In my last review, I discussed the Adidas AdiZero Takumi Sen, which, though pricey, feel great and helped me along to my 2:39 finish at Grandma’s Marathon in 2013. Today, I will be reviewing another pricey Adidas racing flat: the AdiZero Adios Boost. You may have heard about Adidas’ new Boost technology, which utilizes a different kind of midsole foam that is alleged to return more energy than traditional EVA, and also last much longer while being more resistant to temperature changes. I was given these shoes by my friend Josh, who had bought them but felt some knee pain while wearing them. Luckily for me, I am able to run in them without any issues.
Upon first slipping my feet into shoes, I noticed that the forefoot is slightly wider than a typical Adidas racing flat. My toes had a bit more wiggle room, and although I’ve never had a problem with the forefoot being too narrow, I did appreciate the more spacious toebox. The upper material feels bit thicker and softer than the Takumi Sens, and The Adios Boosts do feel a bit heavier (6.1 ounces compared to 8.0 ounces). The laces feel very secure, especially using the lace lock technique.
The biggest difference for me, however, was the softness of the cushioning. The foam is considerably softer than any other shoe I have worn, and makes the shoe feel much more like a trainer than a racing flat. I typically prefer a firmer racing shoe, so I was worried that this shoe would not be responsive enough and feel slow.
I took the shoes out for a quick 3-mile run one day, and was surprised to note that while the shoes were soft, they did not feel nearly as squishy and spongy as I expected. Part of it might have been the temperature, as it was roughly 10 degrees with a strong wind, but the shoes definitely firmed up while I was running. It could also be that I don’t land on my heel, where the Boost material is thickest. Despite having a fairly significant heel-toe offset (10mm), I did not feel like the shoe was bulky or encouraging me to heel strike, and the transition from landing to toe-off felt smooth and stable.
In the next month, I ran an 8-mile and a 10K road race with these shoes, as well as several workouts. Despite feeling very squishy while walking around them, they do feel very responsive and fast while running hard. I can already tell that I prefer them to the Takumi Sens, not only for the wider toebox, but for the additional cushioning as well. The forefoot especially feels much softer and more forgiving, which is appreciated on longer races or on cooldowns if I don’t switch back into trainers. Also, the fit feels a bit more secure to me, perhaps due to the placement of the lace eyelets.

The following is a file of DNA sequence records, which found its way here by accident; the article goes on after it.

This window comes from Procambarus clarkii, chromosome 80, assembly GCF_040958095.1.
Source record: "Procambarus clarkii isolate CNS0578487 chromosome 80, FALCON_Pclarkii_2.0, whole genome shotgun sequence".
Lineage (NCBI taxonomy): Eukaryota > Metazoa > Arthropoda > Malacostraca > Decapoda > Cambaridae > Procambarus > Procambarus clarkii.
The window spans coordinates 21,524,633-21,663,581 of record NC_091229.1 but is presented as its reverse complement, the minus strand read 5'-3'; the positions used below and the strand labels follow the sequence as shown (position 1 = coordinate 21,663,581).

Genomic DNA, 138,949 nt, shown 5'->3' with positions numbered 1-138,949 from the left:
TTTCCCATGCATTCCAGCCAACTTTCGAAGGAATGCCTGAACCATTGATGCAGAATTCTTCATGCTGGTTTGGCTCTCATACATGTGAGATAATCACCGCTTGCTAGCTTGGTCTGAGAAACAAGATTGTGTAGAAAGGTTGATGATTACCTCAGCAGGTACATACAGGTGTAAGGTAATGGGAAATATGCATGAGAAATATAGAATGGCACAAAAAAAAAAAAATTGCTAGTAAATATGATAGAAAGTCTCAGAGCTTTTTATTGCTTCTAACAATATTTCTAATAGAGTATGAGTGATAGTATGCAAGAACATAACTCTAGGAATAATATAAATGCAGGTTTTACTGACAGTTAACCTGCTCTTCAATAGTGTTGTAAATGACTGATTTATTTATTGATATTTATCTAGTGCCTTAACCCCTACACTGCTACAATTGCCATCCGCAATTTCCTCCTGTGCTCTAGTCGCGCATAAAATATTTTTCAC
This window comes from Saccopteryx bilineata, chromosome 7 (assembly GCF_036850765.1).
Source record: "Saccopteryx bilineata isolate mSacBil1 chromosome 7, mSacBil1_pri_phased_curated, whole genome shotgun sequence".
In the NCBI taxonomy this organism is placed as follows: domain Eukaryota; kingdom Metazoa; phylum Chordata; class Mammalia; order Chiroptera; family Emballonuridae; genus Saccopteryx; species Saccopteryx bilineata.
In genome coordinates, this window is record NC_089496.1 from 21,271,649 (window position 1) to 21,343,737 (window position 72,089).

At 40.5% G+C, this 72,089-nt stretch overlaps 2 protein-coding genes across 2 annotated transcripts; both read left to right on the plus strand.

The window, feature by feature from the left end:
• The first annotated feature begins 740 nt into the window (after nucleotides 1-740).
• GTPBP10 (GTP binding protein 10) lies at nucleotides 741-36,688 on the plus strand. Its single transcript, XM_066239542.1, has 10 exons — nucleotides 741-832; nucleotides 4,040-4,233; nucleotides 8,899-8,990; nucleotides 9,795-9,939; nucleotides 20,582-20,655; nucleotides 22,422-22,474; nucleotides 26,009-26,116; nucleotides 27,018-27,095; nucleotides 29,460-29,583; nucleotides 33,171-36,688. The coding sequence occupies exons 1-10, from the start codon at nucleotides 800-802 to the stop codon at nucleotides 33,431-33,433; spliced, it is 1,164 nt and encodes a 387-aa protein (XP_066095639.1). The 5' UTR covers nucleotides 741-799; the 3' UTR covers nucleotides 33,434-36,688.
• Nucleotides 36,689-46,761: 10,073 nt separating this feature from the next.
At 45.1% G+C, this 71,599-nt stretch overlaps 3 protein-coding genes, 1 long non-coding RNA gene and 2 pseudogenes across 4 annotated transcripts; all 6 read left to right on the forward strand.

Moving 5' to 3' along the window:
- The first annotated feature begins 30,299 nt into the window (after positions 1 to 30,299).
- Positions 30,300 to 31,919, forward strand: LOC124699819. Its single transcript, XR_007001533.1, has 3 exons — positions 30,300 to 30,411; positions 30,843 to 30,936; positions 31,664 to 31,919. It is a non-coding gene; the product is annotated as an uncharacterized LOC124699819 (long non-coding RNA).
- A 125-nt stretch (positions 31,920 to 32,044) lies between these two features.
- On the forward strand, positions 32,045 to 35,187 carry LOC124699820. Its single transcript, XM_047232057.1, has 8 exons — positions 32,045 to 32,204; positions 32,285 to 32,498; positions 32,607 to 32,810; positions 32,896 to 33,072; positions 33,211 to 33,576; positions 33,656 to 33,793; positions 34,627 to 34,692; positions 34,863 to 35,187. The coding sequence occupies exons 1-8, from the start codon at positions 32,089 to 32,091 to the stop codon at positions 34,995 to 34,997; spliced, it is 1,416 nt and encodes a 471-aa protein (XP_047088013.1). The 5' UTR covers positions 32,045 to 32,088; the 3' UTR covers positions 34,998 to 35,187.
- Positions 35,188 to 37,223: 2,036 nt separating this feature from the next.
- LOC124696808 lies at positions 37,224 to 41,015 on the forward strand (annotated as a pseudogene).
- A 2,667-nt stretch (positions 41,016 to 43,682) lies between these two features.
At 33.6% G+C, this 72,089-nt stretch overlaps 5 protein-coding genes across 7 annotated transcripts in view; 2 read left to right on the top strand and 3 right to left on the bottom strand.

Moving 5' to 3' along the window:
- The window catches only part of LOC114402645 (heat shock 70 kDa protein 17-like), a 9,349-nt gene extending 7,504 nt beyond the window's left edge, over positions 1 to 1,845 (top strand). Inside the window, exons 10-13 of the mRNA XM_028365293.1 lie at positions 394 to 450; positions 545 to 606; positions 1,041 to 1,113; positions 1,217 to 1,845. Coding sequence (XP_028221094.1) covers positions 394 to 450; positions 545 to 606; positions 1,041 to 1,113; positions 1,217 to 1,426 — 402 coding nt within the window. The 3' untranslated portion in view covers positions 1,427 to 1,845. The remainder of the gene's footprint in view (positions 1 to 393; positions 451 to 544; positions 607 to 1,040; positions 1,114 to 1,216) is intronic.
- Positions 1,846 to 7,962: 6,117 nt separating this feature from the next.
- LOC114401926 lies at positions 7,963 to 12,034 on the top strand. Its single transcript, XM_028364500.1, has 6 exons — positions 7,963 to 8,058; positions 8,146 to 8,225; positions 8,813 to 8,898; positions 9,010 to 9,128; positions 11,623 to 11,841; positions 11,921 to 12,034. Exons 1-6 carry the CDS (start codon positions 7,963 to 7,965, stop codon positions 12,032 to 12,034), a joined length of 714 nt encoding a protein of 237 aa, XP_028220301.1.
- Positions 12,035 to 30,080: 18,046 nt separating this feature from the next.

These shoes have the same type of outsole as the Takumi Sen, which incorporates tiny lugs that are supposed to grip the road better. I typically do not enjoy these, but they work well on both of these flats and aren’t any louder than a typical blown rubber outsole. I can attest that despite racing in western New York wintry conditions, I did not slip a single time while wearing these shoes. Of course, I would not recommend them for running through actual snow; I would still prefer a trail shoe then, but they worked well when the roads were mostly clear with some residual snow and slush.
There is also a hard plastic truss, visible as a bright yellowish-green in the above photo, that is supposed to provide some support and firmness to the shoe. Again, I can either take or leave these things. I’ve never had a problem with a shoe being too flexible, but if you do like a less flexible shoe, this is probably a good thing. I suppose it might make the shoe a bit more responsive and help the toe-off, but honestly, I can’t tell when a shoe has one or not (except for the Saucony Sinister, which had a plastic plate that run almost the whole length of the shoe; that I could feel).
All in all, I feel like this shoe is a slightly heavier, much more cushioned version of the Takumi Sen. If you are a little bigger or just prefer additional cushioning, this shoe delivers. It still feels light and fast, but isn’t quite as firm or give you that “feel the road” sensation of the Takumi Sens. I imagine most people will use the Takumi Sens for shorter races, maybe 10K or half marathons, and the Adios Boosts for halves to full marathons. As for myself, I will be wearing these at the Colfax Marathon in May, and will note how they worked for me there. Thanks for reading!